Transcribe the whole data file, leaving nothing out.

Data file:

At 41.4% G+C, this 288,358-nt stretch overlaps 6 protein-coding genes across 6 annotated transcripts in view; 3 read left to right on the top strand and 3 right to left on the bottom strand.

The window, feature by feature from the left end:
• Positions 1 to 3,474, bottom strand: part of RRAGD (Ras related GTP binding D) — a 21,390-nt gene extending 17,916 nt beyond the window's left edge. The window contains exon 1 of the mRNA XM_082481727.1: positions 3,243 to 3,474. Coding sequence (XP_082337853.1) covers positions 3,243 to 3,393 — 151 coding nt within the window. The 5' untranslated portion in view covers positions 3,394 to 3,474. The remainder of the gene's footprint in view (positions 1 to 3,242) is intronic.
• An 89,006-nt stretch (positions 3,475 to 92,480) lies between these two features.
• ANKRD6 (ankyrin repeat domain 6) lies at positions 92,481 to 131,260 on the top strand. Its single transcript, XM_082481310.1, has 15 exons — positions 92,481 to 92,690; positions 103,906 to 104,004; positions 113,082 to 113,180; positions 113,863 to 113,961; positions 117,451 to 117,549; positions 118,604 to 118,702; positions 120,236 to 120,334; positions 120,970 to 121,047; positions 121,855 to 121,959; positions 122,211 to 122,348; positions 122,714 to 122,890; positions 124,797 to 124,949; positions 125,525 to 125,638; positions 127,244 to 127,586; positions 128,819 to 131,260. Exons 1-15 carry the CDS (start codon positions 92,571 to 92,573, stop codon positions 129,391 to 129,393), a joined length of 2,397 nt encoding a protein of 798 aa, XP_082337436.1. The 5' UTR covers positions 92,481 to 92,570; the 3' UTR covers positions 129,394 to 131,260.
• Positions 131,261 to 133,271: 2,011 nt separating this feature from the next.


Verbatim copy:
At 41.4% G+C, this 288,358-nt stretch overlaps 6 protein-coding genes across 6 annotated transcripts in view; 3 read left to right on the top strand and 3 right to left on the bottom strand.

The window, feature by feature from the left end:
• Positions 1 to 3,474, bottom strand: part of RRAGD (Ras related GTP binding D) — a 21,390-nt gene extending 17,916 nt beyond the window's left edge. The window contains exon 1 of the mRNA XM_082481727.1: positions 3,243 to 3,474. Coding sequence (XP_082337853.1) covers positions 3,243 to 3,393 — 151 coding nt within the window. The 5' untranslated portion in view covers positions 3,394 to 3,474. The remainder of the gene's footprint in view (positions 1 to 3,242) is intronic.
• An 89,006-nt stretch (positions 3,475 to 92,480) lies between these two features.
• ANKRD6 (ankyrin repeat domain 6) lies at positions 92,481 to 131,260 on the top strand. Its single transcript, XM_082481310.1, has 15 exons — positions 92,481 to 92,690; positions 103,906 to 104,004; positions 113,082 to 113,180; positions 113,863 to 113,961; positions 117,451 to 117,549; positions 118,604 to 118,702; positions 120,236 to 120,334; positions 120,970 to 121,047; positions 121,855 to 121,959; positions 122,211 to 122,348; positions 122,714 to 122,890; positions 124,797 to 124,949; positions 125,525 to 125,638; positions 127,244 to 127,586; positions 128,819 to 131,260. Exons 1-15 carry the CDS (start codon positions 92,571 to 92,573, stop codon positions 129,391 to 129,393), a joined length of 2,397 nt encoding a protein of 798 aa, XP_082337436.1. The 5' UTR covers positions 92,481 to 92,570; the 3' UTR covers positions 129,394 to 131,260.
• Positions 131,261 to 133,271: 2,011 nt separating this feature from the next.